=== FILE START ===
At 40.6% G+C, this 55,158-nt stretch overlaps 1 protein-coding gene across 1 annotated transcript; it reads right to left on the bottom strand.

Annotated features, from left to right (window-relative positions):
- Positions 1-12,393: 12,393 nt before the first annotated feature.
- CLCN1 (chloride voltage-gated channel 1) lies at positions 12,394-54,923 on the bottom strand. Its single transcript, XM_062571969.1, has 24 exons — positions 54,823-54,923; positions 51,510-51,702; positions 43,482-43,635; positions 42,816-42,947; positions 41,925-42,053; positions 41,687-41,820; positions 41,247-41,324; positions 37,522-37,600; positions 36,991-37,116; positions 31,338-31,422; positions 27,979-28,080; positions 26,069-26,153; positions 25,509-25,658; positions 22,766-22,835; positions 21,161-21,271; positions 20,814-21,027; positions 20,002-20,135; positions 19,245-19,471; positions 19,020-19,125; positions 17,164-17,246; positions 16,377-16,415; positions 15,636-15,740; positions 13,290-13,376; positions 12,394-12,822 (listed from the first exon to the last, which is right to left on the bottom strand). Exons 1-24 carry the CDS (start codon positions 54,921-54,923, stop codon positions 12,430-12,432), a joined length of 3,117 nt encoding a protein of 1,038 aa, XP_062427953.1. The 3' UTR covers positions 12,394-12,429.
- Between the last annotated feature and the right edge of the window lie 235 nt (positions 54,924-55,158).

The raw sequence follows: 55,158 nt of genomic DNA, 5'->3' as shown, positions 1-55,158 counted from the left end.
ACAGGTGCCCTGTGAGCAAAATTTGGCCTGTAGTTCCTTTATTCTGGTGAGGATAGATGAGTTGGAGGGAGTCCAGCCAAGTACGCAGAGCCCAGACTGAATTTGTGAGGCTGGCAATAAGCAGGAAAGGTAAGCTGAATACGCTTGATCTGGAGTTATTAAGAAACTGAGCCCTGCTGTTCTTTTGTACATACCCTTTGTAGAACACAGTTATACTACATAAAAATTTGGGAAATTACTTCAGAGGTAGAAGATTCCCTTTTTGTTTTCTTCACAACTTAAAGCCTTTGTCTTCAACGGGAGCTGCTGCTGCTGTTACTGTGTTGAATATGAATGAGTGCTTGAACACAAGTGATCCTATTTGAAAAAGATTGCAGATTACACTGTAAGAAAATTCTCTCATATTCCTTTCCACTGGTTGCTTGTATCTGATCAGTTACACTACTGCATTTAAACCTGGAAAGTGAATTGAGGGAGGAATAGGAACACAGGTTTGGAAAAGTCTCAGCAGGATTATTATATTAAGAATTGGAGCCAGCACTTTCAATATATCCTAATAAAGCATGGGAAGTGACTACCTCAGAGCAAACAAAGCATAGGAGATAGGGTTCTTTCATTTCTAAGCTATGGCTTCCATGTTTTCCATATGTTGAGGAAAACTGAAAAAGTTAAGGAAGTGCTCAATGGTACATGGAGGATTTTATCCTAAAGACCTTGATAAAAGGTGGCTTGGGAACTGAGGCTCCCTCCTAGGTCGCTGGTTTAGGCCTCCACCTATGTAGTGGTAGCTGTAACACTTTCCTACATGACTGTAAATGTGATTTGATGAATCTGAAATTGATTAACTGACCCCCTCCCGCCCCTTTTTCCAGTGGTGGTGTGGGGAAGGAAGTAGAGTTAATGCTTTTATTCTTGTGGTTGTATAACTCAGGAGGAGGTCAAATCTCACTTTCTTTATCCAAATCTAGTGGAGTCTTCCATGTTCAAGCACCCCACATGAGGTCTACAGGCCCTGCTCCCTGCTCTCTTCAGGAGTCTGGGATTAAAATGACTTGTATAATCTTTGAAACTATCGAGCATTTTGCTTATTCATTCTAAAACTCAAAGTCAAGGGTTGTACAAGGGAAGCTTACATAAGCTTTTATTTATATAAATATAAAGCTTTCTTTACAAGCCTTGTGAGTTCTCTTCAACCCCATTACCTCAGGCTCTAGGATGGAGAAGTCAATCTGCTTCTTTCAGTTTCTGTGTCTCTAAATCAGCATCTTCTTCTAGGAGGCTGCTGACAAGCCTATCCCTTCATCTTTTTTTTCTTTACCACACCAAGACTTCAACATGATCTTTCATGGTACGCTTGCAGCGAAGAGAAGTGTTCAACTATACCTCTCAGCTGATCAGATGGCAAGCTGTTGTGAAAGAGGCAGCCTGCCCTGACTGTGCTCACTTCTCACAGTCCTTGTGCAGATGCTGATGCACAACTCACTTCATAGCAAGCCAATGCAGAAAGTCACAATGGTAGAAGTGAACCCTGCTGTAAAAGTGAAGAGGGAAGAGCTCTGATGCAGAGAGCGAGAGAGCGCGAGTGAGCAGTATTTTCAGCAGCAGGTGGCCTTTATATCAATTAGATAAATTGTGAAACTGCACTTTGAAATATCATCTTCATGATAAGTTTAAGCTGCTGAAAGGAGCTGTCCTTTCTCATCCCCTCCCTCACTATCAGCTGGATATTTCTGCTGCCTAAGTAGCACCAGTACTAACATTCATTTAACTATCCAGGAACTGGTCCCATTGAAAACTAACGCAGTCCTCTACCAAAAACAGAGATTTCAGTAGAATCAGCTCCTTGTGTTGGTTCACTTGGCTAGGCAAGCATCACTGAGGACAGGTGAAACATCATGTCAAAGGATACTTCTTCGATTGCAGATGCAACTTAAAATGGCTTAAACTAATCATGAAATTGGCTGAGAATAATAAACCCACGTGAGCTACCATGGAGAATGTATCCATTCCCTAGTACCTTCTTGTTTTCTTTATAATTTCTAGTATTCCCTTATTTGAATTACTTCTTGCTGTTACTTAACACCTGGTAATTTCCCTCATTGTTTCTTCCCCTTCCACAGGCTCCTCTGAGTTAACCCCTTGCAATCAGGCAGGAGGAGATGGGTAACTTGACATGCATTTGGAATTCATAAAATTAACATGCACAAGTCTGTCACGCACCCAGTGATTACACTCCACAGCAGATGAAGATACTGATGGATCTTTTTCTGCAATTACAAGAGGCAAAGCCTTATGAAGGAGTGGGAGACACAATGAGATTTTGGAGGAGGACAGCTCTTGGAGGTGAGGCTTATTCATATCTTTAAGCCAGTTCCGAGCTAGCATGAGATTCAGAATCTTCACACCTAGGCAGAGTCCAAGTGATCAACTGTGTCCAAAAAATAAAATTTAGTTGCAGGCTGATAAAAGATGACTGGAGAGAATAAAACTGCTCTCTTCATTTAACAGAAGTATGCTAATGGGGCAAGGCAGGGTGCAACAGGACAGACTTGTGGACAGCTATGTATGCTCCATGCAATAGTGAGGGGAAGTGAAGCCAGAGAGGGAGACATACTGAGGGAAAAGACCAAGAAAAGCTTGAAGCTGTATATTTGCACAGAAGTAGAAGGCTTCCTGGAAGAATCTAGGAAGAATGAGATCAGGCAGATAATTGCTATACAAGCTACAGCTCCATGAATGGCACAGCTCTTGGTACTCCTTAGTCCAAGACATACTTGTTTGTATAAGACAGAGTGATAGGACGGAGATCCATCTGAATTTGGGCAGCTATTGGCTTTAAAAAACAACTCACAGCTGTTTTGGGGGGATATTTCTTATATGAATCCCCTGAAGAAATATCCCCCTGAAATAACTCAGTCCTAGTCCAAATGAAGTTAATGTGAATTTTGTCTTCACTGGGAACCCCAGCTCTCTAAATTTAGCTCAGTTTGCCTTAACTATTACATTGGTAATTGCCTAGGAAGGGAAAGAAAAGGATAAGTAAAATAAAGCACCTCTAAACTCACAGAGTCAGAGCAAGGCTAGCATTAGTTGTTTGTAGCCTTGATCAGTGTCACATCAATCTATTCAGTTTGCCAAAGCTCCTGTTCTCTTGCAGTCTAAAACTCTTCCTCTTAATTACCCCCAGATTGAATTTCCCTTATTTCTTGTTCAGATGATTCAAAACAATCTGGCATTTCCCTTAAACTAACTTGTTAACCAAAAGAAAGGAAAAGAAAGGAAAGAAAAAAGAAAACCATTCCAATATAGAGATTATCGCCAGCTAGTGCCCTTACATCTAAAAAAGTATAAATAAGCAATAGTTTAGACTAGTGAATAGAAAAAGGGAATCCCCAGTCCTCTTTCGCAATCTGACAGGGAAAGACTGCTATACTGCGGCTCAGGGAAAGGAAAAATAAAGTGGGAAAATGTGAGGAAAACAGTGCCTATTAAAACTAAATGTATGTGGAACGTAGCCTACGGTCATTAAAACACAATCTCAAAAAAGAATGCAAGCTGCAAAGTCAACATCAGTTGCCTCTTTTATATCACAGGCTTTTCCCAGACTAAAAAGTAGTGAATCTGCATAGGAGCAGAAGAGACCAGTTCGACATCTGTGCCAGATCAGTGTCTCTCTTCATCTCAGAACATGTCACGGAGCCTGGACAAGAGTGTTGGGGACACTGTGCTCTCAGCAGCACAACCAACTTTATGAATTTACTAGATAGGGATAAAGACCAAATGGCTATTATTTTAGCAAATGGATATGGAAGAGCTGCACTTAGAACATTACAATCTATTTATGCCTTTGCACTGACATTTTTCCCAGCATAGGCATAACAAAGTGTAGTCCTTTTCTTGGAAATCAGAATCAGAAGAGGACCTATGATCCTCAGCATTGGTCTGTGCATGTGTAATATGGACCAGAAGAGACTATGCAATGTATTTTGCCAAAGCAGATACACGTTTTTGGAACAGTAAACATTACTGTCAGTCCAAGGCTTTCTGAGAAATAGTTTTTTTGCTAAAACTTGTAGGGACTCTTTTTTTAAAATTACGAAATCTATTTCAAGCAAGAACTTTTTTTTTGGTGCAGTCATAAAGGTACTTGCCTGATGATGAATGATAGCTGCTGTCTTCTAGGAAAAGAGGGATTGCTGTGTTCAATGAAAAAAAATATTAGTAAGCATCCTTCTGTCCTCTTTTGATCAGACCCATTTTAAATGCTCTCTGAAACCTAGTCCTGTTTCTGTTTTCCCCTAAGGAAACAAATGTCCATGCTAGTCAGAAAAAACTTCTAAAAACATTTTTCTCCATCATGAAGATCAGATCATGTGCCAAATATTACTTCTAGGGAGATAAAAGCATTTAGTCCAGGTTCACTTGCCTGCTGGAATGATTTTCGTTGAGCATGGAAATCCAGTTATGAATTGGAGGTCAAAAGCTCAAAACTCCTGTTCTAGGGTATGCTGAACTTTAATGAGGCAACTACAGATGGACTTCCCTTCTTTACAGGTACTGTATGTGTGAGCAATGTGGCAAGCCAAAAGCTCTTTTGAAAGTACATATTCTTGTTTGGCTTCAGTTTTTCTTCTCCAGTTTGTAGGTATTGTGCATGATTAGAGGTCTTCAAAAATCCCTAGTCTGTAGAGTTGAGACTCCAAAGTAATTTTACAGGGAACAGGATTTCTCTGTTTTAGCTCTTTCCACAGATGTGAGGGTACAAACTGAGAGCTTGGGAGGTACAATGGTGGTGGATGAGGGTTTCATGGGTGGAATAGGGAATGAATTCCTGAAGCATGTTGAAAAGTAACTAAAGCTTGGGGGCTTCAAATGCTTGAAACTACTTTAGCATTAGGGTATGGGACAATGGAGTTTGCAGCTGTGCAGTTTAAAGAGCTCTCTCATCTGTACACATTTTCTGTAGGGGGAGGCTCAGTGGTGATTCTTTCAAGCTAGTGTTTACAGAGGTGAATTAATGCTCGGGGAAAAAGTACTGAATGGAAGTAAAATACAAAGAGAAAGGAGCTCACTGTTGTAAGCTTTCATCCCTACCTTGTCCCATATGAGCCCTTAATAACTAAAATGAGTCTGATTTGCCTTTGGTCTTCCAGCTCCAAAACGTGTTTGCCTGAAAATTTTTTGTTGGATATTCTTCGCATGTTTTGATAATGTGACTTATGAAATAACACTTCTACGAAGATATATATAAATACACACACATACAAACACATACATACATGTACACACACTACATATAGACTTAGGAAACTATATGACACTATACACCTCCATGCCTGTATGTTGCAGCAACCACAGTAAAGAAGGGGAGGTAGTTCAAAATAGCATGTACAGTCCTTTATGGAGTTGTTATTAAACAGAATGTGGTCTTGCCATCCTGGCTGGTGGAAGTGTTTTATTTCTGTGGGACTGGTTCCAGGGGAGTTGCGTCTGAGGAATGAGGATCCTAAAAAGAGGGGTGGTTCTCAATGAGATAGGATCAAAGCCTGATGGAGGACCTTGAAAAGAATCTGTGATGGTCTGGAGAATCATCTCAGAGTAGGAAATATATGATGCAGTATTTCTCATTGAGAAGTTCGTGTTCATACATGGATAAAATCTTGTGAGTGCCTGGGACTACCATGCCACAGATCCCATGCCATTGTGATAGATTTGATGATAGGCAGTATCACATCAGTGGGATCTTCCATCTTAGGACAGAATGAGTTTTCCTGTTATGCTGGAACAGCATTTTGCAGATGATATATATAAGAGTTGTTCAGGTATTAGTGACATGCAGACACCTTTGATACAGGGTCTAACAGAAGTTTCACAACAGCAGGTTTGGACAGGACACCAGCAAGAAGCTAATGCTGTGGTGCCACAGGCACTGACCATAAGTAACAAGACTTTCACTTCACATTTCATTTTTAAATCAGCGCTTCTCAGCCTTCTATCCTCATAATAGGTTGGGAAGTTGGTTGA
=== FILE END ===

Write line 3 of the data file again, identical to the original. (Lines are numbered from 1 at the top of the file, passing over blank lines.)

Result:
- Positions 1-12,393: 12,393 nt before the first annotated feature.